Wine Articles --> The Wine Industry's Dirty Little Secret
The Wine Industry's Dirty Little Secret
The Wine Guy's Fourth Annual Corked Wine Tirade!
Where are the Screw Caps?
I had just come home from taking inventory, never my favorite day of the year… after six of us spent eight hours counting all this stuff, I had once again realized that I have way too much inventory. Luckily this is the wine business. It doesn't go out of fashion and if it doesn't sell, we can always drink it. If I were still in the apparel business and my stock turns looked like this, I would be forced to fire myself.
In any case, when I got home I was certainly ready for a glass of wine. I went to the cooler and pulled a bottle of Villa Mt. Eden Chardonnay. I gently swirled the Riedel glass and sniffed the rim, and it was eau du dirty sweat socks or maybe damp, moldy newspaper found in a forgotten corner of the garage. Back to the cooler for a bottle of Frei Brothers Reserve. Out comes the cork, into the glasses, and it smells okay... but after a few sips Linda wrinkles her nose. If we had not just had a really bad bottle, we might not have noticed the very subtle musty aroma and flavor of TCA. Down the drain it went. The third time was the charm, the Casa Lapstolle was just fine. However, the following evening lightning struck a third time. I opened a bottle of Peter Lehmann's Clancy's Barossa and was again greeted with wine that smelled like my son's gym bag!
Enough! I know that "bad bottles" are a big problem that has been around as long as winemakers have been making wine. But, this is the 21st century and they are still using a 16th century closure... Virtually all of the problem could be eliminated by the use of screw closures, yet no one except a few of the Aussies and Kiwis are doing anything about it. Every time I get a bad bottle, I always wonder how many of my customers catch a tainted bottle and think the Wine Guy must have lousy taste. How many of my customers who are not familiar with "cork taint" will not buy another bottle of a wine after they get a corked bottle because they think that's the way it was suppose to taste? Is there really any excuse for any bottle of wine under $20 being sealed with natural cork?
Note to the Beringer's, Columbia Crest's and Kendall Jackson's of the world.. two to five percent of your products are being ruined by the closure. Why do you, and we, tolerate that ? All it will take is one of you big guys to take the plunge and everyone else will follow. Come on guys... stop shipping us bad wine!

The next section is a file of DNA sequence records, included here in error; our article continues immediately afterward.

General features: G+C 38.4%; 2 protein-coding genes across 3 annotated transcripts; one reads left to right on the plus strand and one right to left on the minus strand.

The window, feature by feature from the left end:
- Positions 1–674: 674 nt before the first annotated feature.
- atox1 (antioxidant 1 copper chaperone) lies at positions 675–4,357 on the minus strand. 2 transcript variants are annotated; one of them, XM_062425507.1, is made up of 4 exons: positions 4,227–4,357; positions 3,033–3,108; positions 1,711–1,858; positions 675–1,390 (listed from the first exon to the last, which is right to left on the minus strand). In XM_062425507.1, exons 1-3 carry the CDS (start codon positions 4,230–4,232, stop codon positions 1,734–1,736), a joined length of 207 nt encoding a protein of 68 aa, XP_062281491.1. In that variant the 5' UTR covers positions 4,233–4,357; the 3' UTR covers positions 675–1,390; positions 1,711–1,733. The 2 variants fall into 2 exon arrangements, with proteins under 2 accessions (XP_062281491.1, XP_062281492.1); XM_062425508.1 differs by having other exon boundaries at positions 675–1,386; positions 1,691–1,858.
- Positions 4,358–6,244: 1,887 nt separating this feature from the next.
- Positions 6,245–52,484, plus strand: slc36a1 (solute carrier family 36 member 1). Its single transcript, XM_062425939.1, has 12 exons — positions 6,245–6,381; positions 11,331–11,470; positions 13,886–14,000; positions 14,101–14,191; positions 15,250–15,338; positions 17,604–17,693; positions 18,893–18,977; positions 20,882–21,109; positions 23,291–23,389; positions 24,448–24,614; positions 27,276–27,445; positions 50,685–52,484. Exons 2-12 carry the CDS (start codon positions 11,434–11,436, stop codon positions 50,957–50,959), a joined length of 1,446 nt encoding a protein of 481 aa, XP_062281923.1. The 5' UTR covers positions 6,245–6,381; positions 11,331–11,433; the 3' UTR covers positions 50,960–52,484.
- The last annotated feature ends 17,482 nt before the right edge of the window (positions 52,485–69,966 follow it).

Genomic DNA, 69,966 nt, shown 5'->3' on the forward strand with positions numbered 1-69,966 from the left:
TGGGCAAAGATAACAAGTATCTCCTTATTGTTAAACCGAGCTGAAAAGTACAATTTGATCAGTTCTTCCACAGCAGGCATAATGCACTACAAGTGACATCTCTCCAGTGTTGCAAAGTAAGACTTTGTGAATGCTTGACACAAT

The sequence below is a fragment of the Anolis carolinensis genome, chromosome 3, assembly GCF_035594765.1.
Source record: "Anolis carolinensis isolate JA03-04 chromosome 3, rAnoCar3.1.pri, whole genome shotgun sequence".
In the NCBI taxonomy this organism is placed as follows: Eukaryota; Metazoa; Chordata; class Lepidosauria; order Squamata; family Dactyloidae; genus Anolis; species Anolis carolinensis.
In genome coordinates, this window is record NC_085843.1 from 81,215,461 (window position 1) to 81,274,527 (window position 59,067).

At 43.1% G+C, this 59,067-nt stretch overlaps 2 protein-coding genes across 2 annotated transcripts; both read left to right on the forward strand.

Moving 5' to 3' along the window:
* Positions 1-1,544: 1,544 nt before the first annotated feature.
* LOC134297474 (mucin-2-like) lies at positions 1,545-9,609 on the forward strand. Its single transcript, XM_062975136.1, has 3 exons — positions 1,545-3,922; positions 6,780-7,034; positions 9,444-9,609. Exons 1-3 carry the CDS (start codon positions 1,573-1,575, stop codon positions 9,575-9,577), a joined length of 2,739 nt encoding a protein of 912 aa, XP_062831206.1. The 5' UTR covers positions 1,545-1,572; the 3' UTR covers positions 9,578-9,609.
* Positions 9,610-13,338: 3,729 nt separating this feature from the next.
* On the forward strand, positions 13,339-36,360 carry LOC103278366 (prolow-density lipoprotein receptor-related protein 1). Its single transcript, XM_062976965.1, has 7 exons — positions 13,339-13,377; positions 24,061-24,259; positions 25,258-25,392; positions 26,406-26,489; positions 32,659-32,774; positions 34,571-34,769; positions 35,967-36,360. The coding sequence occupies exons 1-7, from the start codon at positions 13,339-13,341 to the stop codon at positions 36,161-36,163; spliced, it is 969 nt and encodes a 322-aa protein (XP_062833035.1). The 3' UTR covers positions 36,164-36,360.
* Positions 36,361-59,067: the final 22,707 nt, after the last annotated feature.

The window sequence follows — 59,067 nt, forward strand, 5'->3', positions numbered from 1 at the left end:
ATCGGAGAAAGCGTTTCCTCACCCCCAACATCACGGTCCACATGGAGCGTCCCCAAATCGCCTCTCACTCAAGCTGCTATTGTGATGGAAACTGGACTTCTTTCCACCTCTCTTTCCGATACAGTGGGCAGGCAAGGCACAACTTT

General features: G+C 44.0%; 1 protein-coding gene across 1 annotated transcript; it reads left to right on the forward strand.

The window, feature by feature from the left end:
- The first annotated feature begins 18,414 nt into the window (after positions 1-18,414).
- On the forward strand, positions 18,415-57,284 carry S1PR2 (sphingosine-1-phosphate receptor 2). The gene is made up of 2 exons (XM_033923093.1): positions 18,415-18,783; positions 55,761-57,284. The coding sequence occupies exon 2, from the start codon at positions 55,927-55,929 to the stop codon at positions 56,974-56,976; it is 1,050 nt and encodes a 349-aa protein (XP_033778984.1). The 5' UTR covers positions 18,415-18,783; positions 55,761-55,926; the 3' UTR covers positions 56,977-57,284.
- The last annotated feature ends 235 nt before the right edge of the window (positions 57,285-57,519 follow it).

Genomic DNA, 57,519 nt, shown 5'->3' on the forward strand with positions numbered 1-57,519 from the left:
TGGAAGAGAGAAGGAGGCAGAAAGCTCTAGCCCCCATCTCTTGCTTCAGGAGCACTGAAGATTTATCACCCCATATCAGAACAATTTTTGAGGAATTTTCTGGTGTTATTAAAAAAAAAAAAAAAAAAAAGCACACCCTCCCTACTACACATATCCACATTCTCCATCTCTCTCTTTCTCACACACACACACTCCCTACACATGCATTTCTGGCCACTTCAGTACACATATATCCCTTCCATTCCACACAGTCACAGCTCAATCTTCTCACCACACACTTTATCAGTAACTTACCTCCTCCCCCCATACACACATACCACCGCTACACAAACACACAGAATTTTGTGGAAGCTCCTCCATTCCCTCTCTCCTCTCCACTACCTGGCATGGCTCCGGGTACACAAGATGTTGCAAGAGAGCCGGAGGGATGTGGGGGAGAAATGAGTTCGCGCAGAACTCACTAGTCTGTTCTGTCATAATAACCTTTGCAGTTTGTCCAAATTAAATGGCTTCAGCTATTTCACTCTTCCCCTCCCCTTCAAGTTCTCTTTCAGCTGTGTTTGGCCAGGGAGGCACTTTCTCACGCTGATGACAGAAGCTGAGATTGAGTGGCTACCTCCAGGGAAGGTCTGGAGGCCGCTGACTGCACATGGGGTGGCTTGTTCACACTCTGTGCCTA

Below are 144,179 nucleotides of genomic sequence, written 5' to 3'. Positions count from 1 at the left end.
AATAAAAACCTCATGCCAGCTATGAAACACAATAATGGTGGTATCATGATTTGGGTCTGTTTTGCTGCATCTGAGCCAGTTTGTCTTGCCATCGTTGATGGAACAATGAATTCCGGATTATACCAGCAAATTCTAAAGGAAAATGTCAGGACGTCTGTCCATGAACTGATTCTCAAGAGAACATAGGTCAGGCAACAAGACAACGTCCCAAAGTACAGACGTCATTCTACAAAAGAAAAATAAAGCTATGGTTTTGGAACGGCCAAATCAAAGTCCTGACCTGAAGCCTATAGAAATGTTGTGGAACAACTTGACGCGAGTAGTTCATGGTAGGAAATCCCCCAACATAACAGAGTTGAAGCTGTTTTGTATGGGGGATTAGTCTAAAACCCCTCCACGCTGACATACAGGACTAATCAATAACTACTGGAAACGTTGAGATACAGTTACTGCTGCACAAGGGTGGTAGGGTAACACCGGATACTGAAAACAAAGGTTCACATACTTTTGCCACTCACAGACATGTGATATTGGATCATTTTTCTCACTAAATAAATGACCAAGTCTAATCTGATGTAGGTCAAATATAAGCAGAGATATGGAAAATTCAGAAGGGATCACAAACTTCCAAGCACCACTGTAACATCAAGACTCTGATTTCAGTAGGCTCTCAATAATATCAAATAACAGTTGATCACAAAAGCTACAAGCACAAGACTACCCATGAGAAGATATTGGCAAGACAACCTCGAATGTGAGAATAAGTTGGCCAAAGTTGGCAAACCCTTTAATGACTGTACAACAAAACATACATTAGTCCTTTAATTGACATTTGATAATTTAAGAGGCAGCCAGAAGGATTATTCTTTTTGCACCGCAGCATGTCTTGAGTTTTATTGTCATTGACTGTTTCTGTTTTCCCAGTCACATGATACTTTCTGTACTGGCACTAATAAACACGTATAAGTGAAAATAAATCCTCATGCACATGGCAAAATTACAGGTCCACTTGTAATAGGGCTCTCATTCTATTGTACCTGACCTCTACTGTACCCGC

A Brief Explanation of Cork Taint
Ever wonder where all that restaurant wine presentation tradition came from? All that cork sniffing and tasting is designed to identify tainted bottles. Wines that have been damaged by cork taint can leave a wine smelling and tasting like moldy cardboard. Corked wine is a BIG problem. Cork taint is caused by a chemical called 2,4,6-Trichloroanisole, "TCA" for short. TCA arises from the molds on natural cork when chlorine is used to bleach and sanitize them. TCA is harmless but has a potent, musty, moldy smell and can give wine a bitter taste. Concentrations of TCA as low as 3 parts per trillion can taint a wine! I have read estimates that say 2% to 5% of all wine is tainted in some way.
Based upon the number of undrinkable bad bottles we experience, I put the number at about 2% here in the United States, and it used to be much higher. Proponents of screw caps, or Selvin closures, like Randall Grahm at Bonny Doon Winery, feel that screw caps can eliminate the problem. Many others worry that without the slow transfer of oxygen that occurs with cork, cellared wine will not mature properly, a concept debunked by the retired chairman of Folie a Deux winery, and former Technical Director at Gallo, Dick Petertson. And I quote, "Good corks DO NOT breathe, regardless of that old wives' tale about aging the wine. Show me a cork that breathes and I'll show you a bottle of vinegar."
Since most everyone has been using cork to seal wine bottles for well over 400 years, I would not expect this debate to end any time soon. However, the next time you open a wine bottle and find a screw cap, remember the winemaker isn't being cheap - he us trying to protect your wine experience. So, what to do when you get a bad bottle? First make sure it is really corked. Many French and Italian wines have a pronounced earthiness, often with barn-yardy aromas. Tainted wine can range from an absence of fruit that leaves the wine muted, to undrinkable corked wine that reeks of moldy cardboard. The moldy cardboard is easy. In a restaurant, simply tell the server that the wine is corked and send it back. At home, pour it back in the bottle and return it to your wine merchant. Unfortunately the subtler problems of bottle variation are more difficult. You really can't send back a wine that just tastes a little flat or doesn't live up to it's review. We once opened a bottle of Bonny Doon Barbera (pre screw cap) that Wine Spectator had rated an 88 and wow - was it ever mediocre. No mold - just mediocre! A few weeks later we tried another bottle from the same case and it was beautiful! It was just bottle variation, probably a slight cork taint. There is not much you can do about a subtly tainted wine other than give it another chance.
Cork taint aside, remember the variability of wine is the very characteristic that gives it its charm. If every bottle of Cabernet tasted the same it would be like drinking Diet Coke. Wine may be one of the few products left in our lives that can keep surprising us with its infinite variability and complexity. We just need to eliminate cork taint as a variable...